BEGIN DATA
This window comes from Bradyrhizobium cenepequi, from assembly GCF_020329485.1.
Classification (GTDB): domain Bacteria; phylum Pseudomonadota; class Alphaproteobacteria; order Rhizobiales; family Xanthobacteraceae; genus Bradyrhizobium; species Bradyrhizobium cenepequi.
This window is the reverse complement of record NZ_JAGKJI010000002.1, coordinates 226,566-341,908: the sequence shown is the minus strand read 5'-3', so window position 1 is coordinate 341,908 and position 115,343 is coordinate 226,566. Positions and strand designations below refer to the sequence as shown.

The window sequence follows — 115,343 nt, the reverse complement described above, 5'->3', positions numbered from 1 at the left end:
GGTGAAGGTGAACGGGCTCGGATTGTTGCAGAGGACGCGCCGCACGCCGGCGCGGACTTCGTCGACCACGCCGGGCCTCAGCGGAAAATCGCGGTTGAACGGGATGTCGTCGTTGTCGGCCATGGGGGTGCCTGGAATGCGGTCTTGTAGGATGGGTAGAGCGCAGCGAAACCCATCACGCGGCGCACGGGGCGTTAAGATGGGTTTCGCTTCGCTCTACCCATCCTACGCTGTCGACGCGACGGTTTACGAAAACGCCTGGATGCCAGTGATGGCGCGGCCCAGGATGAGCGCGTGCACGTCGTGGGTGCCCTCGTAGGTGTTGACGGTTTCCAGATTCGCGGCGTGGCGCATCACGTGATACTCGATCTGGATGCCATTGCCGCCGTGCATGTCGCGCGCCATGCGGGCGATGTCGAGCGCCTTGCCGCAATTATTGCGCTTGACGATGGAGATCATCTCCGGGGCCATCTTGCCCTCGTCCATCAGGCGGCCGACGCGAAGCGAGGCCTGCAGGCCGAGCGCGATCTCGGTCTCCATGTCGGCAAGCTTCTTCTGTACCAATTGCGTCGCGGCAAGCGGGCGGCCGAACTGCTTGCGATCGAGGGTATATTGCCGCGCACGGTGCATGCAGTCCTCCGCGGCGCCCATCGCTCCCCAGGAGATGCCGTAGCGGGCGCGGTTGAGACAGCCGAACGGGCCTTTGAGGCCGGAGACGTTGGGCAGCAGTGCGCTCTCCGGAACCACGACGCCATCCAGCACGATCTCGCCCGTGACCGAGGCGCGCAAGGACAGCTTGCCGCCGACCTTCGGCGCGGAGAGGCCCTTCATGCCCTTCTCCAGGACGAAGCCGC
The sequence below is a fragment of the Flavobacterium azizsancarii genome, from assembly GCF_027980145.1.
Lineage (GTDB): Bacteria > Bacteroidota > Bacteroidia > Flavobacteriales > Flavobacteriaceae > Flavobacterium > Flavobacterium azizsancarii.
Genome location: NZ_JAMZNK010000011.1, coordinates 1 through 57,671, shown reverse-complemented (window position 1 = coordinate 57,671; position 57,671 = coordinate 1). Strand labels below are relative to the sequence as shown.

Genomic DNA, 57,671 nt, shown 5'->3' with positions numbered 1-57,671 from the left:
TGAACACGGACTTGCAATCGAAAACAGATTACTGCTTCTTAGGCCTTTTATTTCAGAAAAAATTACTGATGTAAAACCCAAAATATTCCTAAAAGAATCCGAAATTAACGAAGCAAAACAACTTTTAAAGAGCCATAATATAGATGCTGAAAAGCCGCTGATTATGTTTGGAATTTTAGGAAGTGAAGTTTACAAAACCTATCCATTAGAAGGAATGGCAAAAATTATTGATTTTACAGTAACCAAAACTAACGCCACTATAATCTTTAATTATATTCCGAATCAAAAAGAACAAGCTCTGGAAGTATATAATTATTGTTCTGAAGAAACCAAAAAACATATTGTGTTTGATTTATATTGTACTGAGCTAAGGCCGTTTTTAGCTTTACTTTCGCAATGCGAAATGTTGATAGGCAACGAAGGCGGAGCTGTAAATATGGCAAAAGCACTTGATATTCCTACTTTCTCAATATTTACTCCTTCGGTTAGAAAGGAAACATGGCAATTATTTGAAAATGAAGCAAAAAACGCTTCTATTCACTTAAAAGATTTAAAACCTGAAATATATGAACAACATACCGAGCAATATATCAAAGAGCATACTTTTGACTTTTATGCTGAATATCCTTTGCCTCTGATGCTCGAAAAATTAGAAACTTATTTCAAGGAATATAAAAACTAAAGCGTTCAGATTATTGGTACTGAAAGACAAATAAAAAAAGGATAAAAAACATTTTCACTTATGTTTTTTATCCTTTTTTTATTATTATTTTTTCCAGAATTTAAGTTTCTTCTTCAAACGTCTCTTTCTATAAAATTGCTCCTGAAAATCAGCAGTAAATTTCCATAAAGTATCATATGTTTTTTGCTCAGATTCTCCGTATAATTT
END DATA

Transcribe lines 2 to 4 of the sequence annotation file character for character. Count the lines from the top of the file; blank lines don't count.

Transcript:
Classification (GTDB): domain Bacteria; phylum Pseudomonadota; class Alphaproteobacteria; order Rhizobiales; family Xanthobacteraceae; genus Bradyrhizobium; species Bradyrhizobium cenepequi.
This window is the reverse complement of record NZ_JAGKJI010000002.1, coordinates 226,566-341,908: the sequence shown is the minus strand read 5'-3', so window position 1 is coordinate 341,908 and position 115,343 is coordinate 226,566. Positions and strand designations below refer to the sequence as shown.

The window sequence follows — 115,343 nt, the reverse complement described above, 5'->3', positions numbered from 1 at the left end: